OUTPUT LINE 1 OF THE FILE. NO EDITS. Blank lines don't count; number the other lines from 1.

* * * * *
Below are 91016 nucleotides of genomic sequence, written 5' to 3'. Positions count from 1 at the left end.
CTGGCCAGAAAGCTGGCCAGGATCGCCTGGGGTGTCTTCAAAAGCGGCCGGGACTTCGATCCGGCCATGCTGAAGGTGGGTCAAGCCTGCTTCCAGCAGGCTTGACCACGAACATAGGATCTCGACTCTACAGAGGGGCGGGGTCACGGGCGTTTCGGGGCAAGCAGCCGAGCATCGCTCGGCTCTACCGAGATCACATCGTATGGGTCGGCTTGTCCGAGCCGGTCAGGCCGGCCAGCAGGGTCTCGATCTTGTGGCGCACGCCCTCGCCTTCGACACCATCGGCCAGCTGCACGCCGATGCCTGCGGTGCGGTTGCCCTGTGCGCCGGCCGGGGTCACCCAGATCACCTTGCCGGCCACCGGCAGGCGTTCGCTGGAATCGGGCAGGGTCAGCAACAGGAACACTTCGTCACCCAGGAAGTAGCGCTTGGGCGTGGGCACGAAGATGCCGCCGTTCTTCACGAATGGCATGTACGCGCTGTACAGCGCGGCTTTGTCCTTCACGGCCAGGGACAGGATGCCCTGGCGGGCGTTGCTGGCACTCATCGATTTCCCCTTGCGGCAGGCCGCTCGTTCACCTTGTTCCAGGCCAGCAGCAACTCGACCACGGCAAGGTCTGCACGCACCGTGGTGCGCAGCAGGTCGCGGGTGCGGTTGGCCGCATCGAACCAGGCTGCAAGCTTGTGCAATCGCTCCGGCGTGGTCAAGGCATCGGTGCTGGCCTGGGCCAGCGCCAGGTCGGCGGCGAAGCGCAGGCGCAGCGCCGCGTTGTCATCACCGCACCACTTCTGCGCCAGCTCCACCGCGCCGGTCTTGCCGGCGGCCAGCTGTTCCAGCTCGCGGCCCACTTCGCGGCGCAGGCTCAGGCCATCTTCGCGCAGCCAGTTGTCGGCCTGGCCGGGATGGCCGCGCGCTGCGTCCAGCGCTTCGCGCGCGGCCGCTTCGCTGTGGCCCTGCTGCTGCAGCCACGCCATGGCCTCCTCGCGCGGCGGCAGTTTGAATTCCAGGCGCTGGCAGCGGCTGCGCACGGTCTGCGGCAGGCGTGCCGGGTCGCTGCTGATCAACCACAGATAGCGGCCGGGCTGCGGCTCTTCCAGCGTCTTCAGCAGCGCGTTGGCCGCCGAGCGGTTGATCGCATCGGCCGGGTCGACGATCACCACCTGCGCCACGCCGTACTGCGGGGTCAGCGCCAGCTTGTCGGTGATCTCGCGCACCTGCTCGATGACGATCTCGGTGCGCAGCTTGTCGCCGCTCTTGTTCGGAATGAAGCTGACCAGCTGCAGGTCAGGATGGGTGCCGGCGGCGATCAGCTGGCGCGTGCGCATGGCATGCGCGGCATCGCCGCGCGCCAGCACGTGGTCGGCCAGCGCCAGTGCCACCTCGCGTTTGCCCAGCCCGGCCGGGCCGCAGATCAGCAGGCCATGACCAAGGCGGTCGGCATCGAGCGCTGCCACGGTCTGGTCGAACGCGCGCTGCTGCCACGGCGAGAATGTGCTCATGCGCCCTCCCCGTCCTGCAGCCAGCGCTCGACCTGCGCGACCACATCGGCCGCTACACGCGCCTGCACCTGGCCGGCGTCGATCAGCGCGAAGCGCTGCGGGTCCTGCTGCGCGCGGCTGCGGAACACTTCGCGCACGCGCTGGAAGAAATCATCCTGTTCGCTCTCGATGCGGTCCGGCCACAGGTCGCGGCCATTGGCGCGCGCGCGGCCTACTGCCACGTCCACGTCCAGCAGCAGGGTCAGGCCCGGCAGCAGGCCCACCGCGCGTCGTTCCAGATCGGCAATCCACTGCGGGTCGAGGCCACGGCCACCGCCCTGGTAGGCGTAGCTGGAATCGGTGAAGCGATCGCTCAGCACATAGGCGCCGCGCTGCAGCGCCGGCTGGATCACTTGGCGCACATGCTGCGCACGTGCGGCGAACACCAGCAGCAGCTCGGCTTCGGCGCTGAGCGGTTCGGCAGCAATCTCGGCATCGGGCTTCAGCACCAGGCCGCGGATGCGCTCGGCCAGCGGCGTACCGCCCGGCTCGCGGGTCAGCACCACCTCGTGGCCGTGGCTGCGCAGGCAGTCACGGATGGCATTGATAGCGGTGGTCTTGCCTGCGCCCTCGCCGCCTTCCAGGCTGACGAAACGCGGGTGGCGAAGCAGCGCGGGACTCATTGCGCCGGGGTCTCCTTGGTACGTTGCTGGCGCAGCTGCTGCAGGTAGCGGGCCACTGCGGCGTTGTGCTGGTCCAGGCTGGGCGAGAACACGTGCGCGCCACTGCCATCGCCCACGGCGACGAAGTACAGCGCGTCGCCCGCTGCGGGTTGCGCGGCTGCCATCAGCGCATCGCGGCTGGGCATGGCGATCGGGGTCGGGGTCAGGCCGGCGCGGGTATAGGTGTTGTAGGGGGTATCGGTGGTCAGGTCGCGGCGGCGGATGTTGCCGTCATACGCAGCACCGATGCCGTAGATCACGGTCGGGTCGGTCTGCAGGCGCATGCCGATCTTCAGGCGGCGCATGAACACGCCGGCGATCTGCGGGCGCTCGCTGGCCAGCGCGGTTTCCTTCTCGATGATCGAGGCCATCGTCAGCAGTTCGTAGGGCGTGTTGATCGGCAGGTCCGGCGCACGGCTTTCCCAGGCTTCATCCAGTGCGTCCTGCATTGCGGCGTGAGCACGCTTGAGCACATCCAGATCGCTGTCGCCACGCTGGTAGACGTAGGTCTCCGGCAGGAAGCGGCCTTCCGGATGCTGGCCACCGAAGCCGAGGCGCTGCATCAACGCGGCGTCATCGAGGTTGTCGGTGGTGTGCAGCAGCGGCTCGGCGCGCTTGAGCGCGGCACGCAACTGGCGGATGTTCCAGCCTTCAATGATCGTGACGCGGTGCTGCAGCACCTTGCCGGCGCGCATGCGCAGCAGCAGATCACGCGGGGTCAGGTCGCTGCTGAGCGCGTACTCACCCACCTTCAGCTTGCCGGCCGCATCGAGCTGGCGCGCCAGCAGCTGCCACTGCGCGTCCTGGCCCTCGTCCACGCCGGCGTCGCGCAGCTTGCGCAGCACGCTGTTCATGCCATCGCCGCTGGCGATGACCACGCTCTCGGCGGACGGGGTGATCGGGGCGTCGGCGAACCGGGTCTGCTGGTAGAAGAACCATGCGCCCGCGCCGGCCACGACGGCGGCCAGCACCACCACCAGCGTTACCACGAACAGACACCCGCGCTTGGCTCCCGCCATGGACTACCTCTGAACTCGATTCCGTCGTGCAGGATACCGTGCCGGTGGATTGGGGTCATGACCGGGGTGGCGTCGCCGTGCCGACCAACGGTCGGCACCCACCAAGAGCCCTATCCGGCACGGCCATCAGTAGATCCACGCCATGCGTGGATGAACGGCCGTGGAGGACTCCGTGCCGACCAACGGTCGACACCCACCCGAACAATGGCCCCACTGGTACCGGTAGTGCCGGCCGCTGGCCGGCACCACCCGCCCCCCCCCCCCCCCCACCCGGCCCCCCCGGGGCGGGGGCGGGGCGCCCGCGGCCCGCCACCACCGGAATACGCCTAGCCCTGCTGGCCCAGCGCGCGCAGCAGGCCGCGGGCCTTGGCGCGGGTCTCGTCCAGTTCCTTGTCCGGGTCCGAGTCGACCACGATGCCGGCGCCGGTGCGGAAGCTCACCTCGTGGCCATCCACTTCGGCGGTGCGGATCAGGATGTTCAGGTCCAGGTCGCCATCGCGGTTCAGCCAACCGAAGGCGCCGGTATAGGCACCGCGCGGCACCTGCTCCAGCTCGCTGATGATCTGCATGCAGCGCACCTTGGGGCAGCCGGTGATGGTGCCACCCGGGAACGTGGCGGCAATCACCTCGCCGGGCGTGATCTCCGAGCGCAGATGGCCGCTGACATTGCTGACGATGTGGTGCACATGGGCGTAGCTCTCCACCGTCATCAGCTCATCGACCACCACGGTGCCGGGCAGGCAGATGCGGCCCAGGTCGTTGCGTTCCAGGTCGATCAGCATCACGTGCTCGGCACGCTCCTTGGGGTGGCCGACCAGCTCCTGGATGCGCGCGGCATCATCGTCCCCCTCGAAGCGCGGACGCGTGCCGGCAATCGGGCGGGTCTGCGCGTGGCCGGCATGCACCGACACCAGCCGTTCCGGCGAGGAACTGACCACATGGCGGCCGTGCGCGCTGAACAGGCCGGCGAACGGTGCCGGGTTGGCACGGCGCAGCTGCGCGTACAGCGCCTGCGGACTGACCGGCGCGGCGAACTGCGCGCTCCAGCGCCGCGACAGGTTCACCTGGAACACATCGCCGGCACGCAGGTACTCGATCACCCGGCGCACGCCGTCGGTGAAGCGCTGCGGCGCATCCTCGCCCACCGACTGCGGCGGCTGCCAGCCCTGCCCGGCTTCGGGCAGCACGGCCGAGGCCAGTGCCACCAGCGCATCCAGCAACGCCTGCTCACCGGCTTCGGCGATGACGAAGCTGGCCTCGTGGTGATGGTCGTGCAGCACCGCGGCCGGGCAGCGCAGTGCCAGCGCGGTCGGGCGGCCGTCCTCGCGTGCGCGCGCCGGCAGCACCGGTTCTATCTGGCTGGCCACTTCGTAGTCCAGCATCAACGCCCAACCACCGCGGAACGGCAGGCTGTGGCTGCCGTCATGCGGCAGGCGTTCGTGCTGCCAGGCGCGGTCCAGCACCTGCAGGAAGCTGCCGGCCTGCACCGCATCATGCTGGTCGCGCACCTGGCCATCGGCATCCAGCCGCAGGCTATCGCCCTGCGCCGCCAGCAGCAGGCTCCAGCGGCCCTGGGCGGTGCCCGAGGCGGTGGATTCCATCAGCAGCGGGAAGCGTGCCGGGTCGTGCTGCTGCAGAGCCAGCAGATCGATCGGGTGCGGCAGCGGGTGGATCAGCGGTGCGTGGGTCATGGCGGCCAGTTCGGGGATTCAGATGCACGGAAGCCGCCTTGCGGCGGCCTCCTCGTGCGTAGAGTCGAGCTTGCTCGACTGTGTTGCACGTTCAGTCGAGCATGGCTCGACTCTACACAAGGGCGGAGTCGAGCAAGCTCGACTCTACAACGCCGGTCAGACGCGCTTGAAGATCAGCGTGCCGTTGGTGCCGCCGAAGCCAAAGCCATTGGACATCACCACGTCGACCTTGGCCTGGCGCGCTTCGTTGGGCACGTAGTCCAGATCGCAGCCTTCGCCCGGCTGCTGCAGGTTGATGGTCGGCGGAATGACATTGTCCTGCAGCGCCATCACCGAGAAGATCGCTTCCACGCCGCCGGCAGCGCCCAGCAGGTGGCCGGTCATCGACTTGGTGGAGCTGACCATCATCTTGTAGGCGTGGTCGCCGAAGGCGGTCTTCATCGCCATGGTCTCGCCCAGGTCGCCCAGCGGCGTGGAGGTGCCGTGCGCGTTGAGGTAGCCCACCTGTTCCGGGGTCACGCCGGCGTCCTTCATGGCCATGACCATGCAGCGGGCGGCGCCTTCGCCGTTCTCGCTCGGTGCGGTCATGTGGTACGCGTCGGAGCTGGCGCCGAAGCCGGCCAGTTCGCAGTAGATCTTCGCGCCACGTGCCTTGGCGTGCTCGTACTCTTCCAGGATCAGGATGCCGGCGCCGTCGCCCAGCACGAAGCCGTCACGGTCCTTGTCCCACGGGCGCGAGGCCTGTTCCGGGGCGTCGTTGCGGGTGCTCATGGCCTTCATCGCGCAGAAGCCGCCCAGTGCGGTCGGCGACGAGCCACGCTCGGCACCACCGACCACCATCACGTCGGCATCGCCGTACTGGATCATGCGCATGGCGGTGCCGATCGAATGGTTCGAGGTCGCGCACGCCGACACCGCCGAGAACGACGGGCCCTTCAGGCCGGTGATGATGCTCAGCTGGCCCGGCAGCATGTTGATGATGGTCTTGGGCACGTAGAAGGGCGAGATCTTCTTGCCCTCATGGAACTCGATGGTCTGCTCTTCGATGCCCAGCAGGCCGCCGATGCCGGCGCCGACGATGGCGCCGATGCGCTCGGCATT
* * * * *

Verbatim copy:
Below are 91016 nucleotides of genomic sequence, written 5' to 3'. Positions count from 1 at the left end.